Calgary senior Brenda Willy is still living in the house she bought 36 years ago, but now she’s worried she might have to sell.
“I had left my husband and was looking for a place to live,” said the Midnapore resident.
“I came across this place and snapped it up. I’ve been in love with it ever since. I have so many memories here.”
Willy says her mortgage is up for renewal next summer, and with interest rates going up, she expects to pay close to $300 more a month – money she says she doesn’t have.
“Things are very tight for me, very tight,” she said. “I’m a low-income senior, I have my mortgage, I have my taxes, I have a small loan that I had to take out for my water tank because I couldn’t afford to pay it all at once – those are my major expenses. Food, utilities is huge, to run a vehicle and all that, just overall maintenance of a house is expensive.”
Willy says the only way she may be able to stay in her home is if she extends her mortgage for 30 more years, an arrangement she says will likely outlive her.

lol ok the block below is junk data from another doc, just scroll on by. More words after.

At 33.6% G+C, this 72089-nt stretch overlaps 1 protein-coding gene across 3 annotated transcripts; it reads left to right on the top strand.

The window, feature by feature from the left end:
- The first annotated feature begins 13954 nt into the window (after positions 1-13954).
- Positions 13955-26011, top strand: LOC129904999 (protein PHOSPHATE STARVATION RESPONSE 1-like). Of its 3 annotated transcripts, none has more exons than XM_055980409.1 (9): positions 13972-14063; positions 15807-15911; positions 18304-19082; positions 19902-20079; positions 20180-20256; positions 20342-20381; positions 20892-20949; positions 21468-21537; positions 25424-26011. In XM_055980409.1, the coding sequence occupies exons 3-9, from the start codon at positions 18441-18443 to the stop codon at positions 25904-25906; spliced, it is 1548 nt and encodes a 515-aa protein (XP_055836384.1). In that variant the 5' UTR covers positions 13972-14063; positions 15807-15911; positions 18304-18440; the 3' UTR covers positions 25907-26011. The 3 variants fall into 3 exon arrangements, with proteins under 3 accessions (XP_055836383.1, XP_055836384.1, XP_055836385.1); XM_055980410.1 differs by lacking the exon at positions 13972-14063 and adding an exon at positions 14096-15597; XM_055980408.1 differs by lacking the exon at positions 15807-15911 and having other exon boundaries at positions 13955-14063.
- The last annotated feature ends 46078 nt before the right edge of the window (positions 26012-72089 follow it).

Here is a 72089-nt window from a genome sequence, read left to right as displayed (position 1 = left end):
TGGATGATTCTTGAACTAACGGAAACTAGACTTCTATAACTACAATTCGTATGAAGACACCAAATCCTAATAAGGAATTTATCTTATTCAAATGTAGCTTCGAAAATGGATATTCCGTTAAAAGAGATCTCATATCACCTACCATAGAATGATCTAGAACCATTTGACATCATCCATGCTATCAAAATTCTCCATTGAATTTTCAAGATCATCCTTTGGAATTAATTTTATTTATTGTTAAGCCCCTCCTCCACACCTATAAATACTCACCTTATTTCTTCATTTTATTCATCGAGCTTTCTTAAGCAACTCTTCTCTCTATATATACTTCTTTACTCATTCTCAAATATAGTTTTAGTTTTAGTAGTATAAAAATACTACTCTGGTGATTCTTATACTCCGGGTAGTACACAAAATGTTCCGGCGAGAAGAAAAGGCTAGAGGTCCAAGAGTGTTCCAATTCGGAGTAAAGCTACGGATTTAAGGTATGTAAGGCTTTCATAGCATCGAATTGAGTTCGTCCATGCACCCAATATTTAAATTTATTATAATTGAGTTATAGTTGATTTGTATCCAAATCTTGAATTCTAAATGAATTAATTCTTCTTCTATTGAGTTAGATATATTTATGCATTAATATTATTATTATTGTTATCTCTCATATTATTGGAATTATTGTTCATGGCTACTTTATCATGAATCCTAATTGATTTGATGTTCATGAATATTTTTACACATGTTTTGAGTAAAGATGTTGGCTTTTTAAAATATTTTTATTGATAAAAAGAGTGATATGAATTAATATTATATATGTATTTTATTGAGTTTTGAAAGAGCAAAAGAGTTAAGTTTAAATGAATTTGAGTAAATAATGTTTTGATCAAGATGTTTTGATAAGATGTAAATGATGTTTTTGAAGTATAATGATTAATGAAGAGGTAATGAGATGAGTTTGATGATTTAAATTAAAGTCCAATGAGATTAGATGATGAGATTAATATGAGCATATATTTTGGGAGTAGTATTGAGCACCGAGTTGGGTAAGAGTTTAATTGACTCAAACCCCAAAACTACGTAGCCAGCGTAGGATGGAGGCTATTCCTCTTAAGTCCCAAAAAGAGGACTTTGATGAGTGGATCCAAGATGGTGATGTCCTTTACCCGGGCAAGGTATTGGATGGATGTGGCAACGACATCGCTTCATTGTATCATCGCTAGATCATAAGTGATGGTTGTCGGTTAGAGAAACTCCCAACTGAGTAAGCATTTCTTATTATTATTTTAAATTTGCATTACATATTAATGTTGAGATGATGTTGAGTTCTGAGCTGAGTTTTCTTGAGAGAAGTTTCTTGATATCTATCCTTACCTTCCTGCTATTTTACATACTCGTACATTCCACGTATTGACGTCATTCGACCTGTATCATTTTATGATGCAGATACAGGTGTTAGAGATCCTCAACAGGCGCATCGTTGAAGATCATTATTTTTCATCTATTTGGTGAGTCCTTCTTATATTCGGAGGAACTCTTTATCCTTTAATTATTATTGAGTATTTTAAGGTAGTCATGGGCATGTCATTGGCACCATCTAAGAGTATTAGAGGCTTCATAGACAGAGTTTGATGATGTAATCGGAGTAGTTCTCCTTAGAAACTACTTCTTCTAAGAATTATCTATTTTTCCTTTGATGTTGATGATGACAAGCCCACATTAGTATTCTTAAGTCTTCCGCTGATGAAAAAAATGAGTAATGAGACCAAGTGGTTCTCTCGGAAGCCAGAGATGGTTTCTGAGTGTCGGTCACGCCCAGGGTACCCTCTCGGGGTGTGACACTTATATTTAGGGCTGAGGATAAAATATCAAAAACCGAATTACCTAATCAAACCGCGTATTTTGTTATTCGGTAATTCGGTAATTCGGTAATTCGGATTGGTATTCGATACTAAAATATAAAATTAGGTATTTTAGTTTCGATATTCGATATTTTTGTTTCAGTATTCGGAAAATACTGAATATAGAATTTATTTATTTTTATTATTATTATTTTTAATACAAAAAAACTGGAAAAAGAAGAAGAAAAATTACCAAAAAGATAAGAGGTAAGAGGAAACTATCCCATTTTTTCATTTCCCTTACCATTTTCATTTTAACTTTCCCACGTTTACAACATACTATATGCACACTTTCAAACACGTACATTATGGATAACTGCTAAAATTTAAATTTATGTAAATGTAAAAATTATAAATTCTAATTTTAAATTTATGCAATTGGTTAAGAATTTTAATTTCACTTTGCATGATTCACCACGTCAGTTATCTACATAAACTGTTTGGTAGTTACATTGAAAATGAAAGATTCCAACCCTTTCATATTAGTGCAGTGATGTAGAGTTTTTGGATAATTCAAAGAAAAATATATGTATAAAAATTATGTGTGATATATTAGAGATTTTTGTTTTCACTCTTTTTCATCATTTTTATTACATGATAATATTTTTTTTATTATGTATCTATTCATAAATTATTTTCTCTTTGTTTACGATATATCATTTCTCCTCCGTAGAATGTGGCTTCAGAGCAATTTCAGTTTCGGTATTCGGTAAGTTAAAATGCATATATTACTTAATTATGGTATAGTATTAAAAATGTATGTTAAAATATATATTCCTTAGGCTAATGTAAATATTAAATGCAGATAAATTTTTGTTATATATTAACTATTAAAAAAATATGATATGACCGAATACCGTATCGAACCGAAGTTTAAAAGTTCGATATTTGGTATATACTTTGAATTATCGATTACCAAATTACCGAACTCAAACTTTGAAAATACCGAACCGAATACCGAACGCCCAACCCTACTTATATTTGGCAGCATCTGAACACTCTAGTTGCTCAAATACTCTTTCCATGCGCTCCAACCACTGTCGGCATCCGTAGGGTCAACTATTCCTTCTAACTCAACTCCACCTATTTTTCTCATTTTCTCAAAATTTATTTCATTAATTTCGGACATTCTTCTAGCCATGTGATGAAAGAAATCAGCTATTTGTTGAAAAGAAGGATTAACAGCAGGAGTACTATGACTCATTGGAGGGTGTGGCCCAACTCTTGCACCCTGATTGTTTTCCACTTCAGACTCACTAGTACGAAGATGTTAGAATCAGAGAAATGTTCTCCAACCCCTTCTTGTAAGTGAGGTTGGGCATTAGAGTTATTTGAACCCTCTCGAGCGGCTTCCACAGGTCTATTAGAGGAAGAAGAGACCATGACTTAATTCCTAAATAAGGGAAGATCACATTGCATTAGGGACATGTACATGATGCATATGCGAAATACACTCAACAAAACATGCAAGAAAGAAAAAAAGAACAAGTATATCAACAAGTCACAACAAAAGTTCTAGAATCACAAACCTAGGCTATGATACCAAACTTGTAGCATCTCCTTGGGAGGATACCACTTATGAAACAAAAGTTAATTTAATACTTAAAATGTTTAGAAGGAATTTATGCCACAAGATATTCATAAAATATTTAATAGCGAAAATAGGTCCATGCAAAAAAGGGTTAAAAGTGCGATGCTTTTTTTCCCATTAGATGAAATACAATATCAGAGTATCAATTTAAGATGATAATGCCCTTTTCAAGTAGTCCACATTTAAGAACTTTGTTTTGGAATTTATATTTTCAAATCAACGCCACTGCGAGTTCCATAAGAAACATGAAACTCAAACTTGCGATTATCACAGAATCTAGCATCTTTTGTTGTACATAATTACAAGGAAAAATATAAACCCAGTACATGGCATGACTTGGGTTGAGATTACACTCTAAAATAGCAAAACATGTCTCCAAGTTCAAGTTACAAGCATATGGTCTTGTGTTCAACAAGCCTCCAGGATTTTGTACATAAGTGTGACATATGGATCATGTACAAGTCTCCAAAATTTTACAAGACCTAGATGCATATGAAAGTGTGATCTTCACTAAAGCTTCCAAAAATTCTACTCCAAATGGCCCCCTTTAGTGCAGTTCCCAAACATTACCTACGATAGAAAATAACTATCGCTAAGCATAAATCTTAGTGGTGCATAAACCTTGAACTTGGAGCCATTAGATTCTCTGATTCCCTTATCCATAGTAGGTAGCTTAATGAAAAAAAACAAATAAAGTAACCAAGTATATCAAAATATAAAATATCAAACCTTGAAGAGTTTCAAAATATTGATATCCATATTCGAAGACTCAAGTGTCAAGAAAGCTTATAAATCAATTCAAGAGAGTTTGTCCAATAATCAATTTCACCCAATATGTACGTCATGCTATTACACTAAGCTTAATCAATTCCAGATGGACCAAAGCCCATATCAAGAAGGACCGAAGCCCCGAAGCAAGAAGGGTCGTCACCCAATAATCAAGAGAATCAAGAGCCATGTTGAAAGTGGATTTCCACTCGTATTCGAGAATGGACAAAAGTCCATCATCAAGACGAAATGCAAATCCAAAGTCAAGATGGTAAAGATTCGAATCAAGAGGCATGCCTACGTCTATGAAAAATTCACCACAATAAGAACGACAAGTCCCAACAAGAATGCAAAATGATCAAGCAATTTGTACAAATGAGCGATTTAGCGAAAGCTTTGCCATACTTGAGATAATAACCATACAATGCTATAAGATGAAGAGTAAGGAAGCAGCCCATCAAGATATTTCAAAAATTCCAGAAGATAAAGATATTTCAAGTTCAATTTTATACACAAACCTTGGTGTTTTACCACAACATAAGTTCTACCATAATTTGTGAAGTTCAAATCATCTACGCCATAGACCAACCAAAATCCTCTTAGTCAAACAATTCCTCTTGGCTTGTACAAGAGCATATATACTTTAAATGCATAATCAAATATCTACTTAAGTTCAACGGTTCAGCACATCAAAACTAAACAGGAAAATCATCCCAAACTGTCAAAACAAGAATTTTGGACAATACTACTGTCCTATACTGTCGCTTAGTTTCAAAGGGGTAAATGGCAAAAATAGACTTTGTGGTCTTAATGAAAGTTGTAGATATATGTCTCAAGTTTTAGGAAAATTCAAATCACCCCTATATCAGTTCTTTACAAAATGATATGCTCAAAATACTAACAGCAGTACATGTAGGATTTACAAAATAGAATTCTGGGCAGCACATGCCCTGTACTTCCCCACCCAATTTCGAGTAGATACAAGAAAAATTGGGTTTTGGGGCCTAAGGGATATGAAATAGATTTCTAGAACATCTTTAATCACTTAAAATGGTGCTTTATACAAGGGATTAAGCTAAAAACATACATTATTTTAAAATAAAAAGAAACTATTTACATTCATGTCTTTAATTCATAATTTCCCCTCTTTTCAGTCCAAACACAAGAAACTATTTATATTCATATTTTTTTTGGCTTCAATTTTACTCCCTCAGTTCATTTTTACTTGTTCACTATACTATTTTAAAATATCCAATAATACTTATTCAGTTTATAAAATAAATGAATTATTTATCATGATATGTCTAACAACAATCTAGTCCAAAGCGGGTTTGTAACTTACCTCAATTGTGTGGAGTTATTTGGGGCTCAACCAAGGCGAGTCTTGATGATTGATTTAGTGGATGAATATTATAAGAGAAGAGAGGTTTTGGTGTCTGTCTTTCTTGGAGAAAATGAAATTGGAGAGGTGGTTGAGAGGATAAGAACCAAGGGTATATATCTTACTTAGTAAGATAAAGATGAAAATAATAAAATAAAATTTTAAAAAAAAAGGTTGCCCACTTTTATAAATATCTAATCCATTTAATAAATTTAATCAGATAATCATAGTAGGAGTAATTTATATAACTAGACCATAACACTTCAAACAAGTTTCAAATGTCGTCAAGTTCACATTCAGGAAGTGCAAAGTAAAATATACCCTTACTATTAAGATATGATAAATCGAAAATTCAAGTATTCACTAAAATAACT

Charles St. Arnaud, chief economist with Alberta Central, says more and more Canadians are being forced into similar situations.
“It started earlier this year with some people who had variable rate mortgage where their interest payments started to eat up all the payments that were going toward the principle,” he said.
“We are seeing more and more borrowers that are in the same situation, and will have to extend their loan period to be able to cope with the high interest rates.”
Willy says she never thought at this point in her life she’d be struggling to find a place to live.”
“I’ve paid taxes in this country, I’ve worked since I was 16 years old,” she said.
“They say they want seniors left in their homes, yet its getting to the point of how can we afford to stay in our homes?”
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